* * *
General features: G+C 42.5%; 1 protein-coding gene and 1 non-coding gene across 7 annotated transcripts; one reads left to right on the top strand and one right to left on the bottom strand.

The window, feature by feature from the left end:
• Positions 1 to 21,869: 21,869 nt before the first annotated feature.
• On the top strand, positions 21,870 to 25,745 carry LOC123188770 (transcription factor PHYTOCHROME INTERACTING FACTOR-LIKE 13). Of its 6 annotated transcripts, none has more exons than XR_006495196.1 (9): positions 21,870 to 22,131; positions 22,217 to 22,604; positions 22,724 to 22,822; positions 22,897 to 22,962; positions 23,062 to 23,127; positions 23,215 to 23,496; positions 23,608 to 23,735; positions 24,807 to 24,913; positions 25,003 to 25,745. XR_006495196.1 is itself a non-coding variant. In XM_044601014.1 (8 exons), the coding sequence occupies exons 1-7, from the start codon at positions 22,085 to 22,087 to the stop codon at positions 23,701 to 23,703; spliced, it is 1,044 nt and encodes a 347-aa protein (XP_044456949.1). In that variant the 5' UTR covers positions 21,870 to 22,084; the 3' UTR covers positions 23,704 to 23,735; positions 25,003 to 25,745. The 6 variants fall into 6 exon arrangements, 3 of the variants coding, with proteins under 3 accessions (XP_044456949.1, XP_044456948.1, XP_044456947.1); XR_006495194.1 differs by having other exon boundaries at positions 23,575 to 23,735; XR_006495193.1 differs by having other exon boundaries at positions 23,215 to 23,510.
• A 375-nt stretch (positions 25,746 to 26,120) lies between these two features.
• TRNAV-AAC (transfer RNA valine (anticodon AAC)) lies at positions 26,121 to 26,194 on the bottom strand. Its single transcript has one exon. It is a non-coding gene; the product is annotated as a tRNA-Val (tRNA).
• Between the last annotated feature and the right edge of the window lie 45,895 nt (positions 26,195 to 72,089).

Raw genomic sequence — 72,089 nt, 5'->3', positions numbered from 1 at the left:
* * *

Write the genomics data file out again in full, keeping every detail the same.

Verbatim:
General features: G+C 42.5%; 1 protein-coding gene and 1 non-coding gene across 7 annotated transcripts; one reads left to right on the top strand and one right to left on the bottom strand.

The window, feature by feature from the left end:
• Positions 1 to 21,869: 21,869 nt before the first annotated feature.
• On the top strand, positions 21,870 to 25,745 carry LOC123188770 (transcription factor PHYTOCHROME INTERACTING FACTOR-LIKE 13). Of its 6 annotated transcripts, none has more exons than XR_006495196.1 (9): positions 21,870 to 22,131; positions 22,217 to 22,604; positions 22,724 to 22,822; positions 22,897 to 22,962; positions 23,062 to 23,127; positions 23,215 to 23,496; positions 23,608 to 23,735; positions 24,807 to 24,913; positions 25,003 to 25,745. XR_006495196.1 is itself a non-coding variant. In XM_044601014.1 (8 exons), the coding sequence occupies exons 1-7, from the start codon at positions 22,085 to 22,087 to the stop codon at positions 23,701 to 23,703; spliced, it is 1,044 nt and encodes a 347-aa protein (XP_044456949.1). In that variant the 5' UTR covers positions 21,870 to 22,084; the 3' UTR covers positions 23,704 to 23,735; positions 25,003 to 25,745. The 6 variants fall into 6 exon arrangements, 3 of the variants coding, with proteins under 3 accessions (XP_044456949.1, XP_044456948.1, XP_044456947.1); XR_006495194.1 differs by having other exon boundaries at positions 23,575 to 23,735; XR_006495193.1 differs by having other exon boundaries at positions 23,215 to 23,510.
• A 375-nt stretch (positions 25,746 to 26,120) lies between these two features.
• TRNAV-AAC (transfer RNA valine (anticodon AAC)) lies at positions 26,121 to 26,194 on the bottom strand. Its single transcript has one exon. It is a non-coding gene; the product is annotated as a tRNA-Val (tRNA).
• Between the last annotated feature and the right edge of the window lie 45,895 nt (positions 26,195 to 72,089).

Raw genomic sequence — 72,089 nt, 5'->3', positions numbered from 1 at the left: